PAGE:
News has rapidly spread concerning the passing of comics creator Steve Ditko, and here at The Library of American Comics we mark his passing with a sadness equaled only by our respect for this truly legendary talent.
Author Archive | Bruce Canwell
It was sad news indeed to learn author, lecturer, and social gadfly Harlan Ellison passed away on June 28th at age eighty-four.
No writer affected me more deeply in my teenage years than Ellison, and he stands among that handful of authors who have made a lasting impression on me throughout my lifetime.
A few months ago in this space I showed you some photos of our LOAC books, arrayed on my bookshelves — you can see it here, if you’d like a refresher.
More recently, we received some impressive bookshelf photos from another comics historian, the estimable Barry Pearl. Check out this first of five shots of Mr. Pearl’s amassed comics collections and be prepared, like me, to resist the urge to whistle in appreciation …
It is rare that we rerun content from prior years in this space, but as the title above hints, in this case we have a special reason to do just that. Let me take you back to a story we first ran on June 16, 2013:
Happy Birthday ‘Taffy Tucker’
Serious Caniffites have long known that The Rembrandt of the Comic Strips posed men and women as characters from first Terry and the Pirates and later Steve Canyon, having them create tableaux he translated into memorable comic strip panels. Several photo features in the news media of the day chronicled Milt’s working methods and showcased images of the models who portrayed everyone from Pat Ryan to Miss Mizzou; we have run excerpts from several of those features in several of our books, including this one:
It was a great pleasure to receive the material below from one of the favored comics writers of my boyhood, and one of my favorite acquaintances as an adult — Don McGregor. His body of work surely needs no introduction (and if you’d dispute that because you’re late to the party, well, a quick Google search will quickly clue you in). Don asked me to insure his message got posted in this space, and I’m only too happy to follow through on that request. Without further ado, friends, I yield the floor to the 2015 recipient of the Bill Finger Award for Excellence in Comic Book Writing …
NOBODY DOES IT BETTER
Copyright 2018 by Don McGregor
When Dean Mullaney first thrust his unique talent into the comics medium in the mid-1970s he helped open up the foundations of comics in a way few had done before, creating a place where writers were held in esteem, and where they could create stories that were unlike anything being published anywhere else.
Bits and pieces picked up on the road between Star Hawks Volume 3 and Steve Canyon Volume 9 …
“Now It Can Be Told” Dept: Here’s hoping you were able to tune in on Wednesday, May 16th, to see my wife, Krista, vie with two other competitors on Wheel of Fortune. Krista is an exceptional word-game player (it’s murder trying to beat her at Scrabble!), and her skills were on display throughout this episode — though the capricious Wheel can both giveth and taketh away. That said, I was — and am — very proud of her! Here’s her official publicity picture, taken by a show photographer:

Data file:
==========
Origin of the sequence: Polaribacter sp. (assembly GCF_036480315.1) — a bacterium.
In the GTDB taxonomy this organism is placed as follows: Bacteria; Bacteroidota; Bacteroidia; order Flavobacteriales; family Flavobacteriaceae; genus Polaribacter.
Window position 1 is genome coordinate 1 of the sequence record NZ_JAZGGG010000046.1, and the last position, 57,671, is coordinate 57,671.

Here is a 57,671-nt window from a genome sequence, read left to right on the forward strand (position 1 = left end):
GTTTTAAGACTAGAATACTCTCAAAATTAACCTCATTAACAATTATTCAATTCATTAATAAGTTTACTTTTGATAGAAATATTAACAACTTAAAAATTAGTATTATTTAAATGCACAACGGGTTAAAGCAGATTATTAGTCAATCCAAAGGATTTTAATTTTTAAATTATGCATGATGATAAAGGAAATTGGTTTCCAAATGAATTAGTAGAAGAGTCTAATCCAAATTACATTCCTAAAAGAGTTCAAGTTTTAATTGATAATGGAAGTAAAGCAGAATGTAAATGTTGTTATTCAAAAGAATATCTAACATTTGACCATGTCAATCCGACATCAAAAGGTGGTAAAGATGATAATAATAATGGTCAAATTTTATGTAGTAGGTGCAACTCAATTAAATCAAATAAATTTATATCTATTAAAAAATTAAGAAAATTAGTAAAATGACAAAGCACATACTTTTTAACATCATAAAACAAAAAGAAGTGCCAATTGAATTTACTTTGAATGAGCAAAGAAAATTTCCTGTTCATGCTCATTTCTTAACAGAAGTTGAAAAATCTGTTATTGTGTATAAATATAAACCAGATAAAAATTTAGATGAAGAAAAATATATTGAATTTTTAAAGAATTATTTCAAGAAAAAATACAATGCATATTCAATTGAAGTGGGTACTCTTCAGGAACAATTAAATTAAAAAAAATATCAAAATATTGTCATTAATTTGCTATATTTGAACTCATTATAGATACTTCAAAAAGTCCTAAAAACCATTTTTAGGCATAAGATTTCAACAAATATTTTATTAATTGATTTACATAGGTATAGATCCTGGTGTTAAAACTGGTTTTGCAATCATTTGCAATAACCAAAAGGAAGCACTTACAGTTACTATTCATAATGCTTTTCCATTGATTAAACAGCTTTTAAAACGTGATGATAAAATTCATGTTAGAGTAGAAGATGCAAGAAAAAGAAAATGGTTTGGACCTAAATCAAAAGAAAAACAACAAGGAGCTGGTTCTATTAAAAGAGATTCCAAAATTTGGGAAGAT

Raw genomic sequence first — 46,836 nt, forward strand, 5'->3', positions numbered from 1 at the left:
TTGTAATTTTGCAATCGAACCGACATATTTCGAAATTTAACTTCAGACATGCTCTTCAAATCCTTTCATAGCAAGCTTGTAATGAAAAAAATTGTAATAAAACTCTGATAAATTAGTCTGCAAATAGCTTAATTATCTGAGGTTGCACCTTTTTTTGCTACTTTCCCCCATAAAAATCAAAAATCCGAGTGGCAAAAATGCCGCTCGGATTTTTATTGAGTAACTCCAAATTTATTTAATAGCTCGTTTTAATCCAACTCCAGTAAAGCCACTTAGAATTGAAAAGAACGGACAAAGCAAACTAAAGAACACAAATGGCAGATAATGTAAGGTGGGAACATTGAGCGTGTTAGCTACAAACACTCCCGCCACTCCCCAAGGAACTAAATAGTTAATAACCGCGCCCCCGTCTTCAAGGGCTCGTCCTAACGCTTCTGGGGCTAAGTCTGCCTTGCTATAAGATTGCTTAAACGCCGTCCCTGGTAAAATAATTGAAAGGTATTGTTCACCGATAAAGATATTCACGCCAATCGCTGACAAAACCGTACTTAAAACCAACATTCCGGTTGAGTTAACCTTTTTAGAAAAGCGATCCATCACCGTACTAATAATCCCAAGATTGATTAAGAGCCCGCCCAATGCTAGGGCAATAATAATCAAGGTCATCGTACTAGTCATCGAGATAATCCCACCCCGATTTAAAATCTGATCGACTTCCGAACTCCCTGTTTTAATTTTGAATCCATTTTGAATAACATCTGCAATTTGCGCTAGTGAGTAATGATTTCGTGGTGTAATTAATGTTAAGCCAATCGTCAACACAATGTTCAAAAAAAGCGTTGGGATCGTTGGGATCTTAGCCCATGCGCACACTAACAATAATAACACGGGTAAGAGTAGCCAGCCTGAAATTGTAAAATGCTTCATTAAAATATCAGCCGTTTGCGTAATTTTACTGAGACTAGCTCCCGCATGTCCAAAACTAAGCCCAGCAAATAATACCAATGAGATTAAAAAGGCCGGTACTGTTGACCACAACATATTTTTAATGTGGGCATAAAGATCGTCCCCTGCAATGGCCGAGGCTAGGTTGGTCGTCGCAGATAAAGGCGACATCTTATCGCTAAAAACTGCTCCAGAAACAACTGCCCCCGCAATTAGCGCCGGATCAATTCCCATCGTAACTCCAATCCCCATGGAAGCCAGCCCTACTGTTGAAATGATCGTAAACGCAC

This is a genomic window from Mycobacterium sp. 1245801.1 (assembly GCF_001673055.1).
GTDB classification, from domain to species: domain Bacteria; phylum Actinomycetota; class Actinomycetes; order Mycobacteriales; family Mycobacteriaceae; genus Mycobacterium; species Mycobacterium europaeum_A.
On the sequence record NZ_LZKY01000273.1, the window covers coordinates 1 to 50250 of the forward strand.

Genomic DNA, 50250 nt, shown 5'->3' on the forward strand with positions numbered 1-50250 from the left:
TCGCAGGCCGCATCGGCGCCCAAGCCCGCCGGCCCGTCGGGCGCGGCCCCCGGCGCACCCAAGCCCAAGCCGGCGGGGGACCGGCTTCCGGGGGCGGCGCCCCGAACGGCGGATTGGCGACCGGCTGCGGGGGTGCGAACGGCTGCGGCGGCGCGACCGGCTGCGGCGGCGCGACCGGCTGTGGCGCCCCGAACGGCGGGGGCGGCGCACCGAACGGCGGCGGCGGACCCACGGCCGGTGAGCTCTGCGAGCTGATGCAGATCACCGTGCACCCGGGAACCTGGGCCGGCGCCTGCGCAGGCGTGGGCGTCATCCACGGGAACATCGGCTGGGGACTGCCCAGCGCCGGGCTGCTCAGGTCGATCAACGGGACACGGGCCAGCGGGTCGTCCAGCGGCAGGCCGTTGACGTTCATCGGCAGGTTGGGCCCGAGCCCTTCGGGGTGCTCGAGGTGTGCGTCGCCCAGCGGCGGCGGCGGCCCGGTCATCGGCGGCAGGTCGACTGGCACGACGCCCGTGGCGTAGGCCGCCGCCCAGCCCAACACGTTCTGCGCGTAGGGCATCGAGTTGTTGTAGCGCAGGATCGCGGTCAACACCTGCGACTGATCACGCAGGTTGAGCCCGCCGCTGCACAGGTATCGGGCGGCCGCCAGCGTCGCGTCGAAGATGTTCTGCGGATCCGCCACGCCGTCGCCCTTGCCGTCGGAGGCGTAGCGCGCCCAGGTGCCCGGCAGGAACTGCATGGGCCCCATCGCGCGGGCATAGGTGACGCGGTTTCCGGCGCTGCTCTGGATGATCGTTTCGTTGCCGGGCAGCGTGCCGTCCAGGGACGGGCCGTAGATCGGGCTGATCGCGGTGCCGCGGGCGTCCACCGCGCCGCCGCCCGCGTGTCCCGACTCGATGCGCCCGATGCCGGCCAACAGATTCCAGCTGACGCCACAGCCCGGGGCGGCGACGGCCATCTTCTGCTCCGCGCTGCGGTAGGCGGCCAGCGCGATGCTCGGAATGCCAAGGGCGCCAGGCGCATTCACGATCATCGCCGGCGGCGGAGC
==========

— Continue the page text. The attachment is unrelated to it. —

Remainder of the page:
It occurred to me while writing my text feature for our upcoming Star Hawks Volume 3 that 1979 was quite a watershed year for comic strip science fiction. Archie Goodwin and Gil Kane revamped the Star Hawks premise (we’ll zoom in on that topic in our coverage of the material collected in volume 3) — and the Star Wars and Star Trek comic features each debuted in ’79, as well.
I thought you might enjoy seeing some of the promotional coverage for those two big SF franchises as they took their respective newspaper bows. Though Star Trek launched last, in December, I’ll show you a sample of its promo ads first. Here’s something that ran in the December 1st Ontario (Canada, not California) Journal:
… That’s what Jim Rockford said when he was up for a Private Investigator trophy in the 1979 Rockford Files episode, “Nice Guys Finish Dead.” The Library of American Comics is equally humble, but proudly notes that Star Wars: The Classic Newspaper Strips Volume 1 is a nominee in this year’s Eisner Awards for the category “Best Archival Collection/Project—Strips.” As new Star Wars stories have hit the big screen and the comic shop shelves in recent years, we’re delighted to have made it possible for comics lovers and Star Wars fans alike to enjoy this excellent work by writer/artist Russ Manning, Steve Gerber, Alfredo Alcala, and other fine talent.
As always, the Eisner Award winners will be announced in July, at the San Diego Comic-Con. Everyone at LOAC and IDW extends their thanks to the Eisner committee for acknowledging our efforts.
And we’d be remiss if we didn’t mention that our sister imprint—EuroComics—garnered two nominations for Jean-Pierre Gibrat’s Flight of the Raven!
Up now at the popular comics newsite Bleeding Cool, an interview with yr hmbl svnt — but not just any interview, a three-part interview!
Ian Melton, who writes for the site, contacted me several weeks ago. As a fan of the Amazing Spider-Man comic strip, Ian had bought our reprints of the wall-crawler’s newspaper exploits and asked me if I’d like to talk. Glad to do so, but what I didn’t expect …